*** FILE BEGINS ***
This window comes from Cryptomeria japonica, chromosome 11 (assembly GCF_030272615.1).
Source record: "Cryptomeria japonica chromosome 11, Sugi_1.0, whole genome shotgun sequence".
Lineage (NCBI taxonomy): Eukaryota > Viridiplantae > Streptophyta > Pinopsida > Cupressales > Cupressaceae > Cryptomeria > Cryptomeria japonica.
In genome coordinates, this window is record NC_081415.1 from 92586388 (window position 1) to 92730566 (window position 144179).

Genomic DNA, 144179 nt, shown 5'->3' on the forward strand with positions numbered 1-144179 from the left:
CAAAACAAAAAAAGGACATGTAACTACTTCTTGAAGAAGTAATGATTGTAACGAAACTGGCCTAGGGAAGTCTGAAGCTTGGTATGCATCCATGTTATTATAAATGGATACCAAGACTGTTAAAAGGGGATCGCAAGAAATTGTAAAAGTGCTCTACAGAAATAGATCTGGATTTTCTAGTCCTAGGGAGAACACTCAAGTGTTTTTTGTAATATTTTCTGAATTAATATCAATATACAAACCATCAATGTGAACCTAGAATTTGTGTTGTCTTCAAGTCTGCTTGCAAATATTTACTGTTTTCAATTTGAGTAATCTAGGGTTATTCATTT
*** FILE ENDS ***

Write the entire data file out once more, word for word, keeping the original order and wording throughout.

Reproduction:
This window comes from Cryptomeria japonica, chromosome 11 (assembly GCF_030272615.1).
Source record: "Cryptomeria japonica chromosome 11, Sugi_1.0, whole genome shotgun sequence".
Lineage (NCBI taxonomy): Eukaryota > Viridiplantae > Streptophyta > Pinopsida > Cupressales > Cupressaceae > Cryptomeria > Cryptomeria japonica.
In genome coordinates, this window is record NC_081415.1 from 92586388 (window position 1) to 92730566 (window position 144179).

Genomic DNA, 144179 nt, shown 5'->3' on the forward strand with positions numbered 1-144179 from the left:
CAAAACAAAAAAAGGACATGTAACTACTTCTTGAAGAAGTAATGATTGTAACGAAACTGGCCTAGGGAAGTCTGAAGCTTGGTATGCATCCATGTTATTATAAATGGATACCAAGACTGTTAAAAGGGGATCGCAAGAAATTGTAAAAGTGCTCTACAGAAATAGATCTGGATTTTCTAGTCCTAGGGAGAACACTCAAGTGTTTTTTGTAATATTTTCTGAATTAATATCAATATACAAACCATCAATGTGAACCTAGAATTTGTGTTGTCTTCAAGTCTGCTTGCAAATATTTACTGTTTTCAATTTGAGTAATCTAGGGTTATTCATTT